10th October 2019
Hospice Care Week: Sam's story
During Hospice Care Week we are looking at what it takes to provide our services and sharing some of our patients’ stories. Today’s focus is counselling, and we bring you Sam’s story.
Former triathlete Sam Perkins was just 37 when in March 2019 he received the devastating news that he has Motor Neurone Disease. Since then, counselling provided by the hospice has been helping him to come to terms with his diagnosis and focus on making the most of the time he has left.
Sam first noticed something was wrong last summer when he became breathless while out cycling. A veteran of more than 40 triathlons, Sam was extremely fit so this was out of character.
“I was out on my bike, going up a hill when I noticed a weakness in my lungs, but although my legs weren’t actually tired, my lungs were,” said Sam.
In the weeks that followed, he experienced odd sensations such as muscle spasms, weakness and shortness of breath, but the main symptoms he noticed were at night.
“I noticed shortness of breath when I went to lie down. It would take 30 seconds of quick breaths to feel normal. I had problems sleeping, vivid nightmares and headaches and couldn’t sleep for longer than an hour at a time.”
He had various tests to look into his symptoms but it was not until several months later when he was taken into hospital with pneumonia that he received his diagnosis.
“Since then I’ve had so much help from the hospital care teams and of course the hospice.” He said, adding that being equipped with a ventilator has made a huge difference, allowing him to sleep.
Adding life to days
After his diagnosis, Sam and his wife started planning how they could make the most of the time that they have left together.
“We started looking to the future and the things I want to do that I’ve never done. I’ve always wanted to drive a digger. It’s the ultimate boys’ toy. But with my symptoms I didn’t know whether I’d be able to get into one.”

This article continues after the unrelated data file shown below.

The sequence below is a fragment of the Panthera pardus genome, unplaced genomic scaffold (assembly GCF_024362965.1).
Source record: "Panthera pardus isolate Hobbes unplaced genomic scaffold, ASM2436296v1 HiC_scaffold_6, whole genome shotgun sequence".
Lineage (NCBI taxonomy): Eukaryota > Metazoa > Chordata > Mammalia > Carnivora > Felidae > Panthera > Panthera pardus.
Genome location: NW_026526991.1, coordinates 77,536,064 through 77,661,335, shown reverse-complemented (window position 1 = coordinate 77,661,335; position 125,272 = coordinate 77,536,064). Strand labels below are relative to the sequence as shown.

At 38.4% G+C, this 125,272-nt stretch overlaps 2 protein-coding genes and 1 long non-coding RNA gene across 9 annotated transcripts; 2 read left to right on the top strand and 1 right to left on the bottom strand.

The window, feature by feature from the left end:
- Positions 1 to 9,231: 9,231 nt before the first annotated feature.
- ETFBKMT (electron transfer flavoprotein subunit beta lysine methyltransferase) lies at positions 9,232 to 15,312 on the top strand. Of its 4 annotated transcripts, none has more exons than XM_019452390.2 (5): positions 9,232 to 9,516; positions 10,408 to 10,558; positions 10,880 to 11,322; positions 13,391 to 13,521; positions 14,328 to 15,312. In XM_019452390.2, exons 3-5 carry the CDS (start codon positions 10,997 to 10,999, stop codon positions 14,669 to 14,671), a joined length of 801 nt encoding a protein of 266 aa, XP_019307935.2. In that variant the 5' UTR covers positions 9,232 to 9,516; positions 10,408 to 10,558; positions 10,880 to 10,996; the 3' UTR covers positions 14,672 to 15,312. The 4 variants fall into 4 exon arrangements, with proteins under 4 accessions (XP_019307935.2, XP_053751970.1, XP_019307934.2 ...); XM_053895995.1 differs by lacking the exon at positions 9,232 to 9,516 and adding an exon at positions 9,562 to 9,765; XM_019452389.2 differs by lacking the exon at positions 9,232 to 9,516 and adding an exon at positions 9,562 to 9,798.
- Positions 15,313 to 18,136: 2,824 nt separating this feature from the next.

When he told staff at the hospice about this dream, Young Adults keyworker Clair Marshall got in touch with JCB who arranged for Sam and his wife to visit the HQ in Rocester, where he had a tour of the factory and got to sit in the cab of a digger and go for a 45 minute ride.
Sam said: “We had a fantastic day. They treated us like royalty. It was fascinating looking round the factory and learning about the JCB then I got to ride in the digger up to the quarry where they test their machinery. I loved it.”
The trip was well timed as it came around the time of his 38th birthday.
“I want to do loads of things I enjoy as often as possible,” said Sam. “I love your tagline because it really is about adding life to days and making the most of those enjoyable moments.”
Sam says counselling provided by the hospice helps him to work through his feelings about his diagnosis.
“It’s very unexpected to be in this position,” said Sam. “I thought I’d have another 30 or 40 years and before my diagnosis never thought about hospice care.
“There’s lots of things about sudden illness at my time of life that the counselling is helping me deal with. Just being able to say things that you can’t say to your family about how you’re feeling is important.”
Last year Nottinghamshire Hospice provided individual counselling or bereavement support to 138 people. It costs the hospice £30 to provide an hour of counselling. If you’d like to help us support more people like Sam, there are lots of ways you can get involved. Find out more here.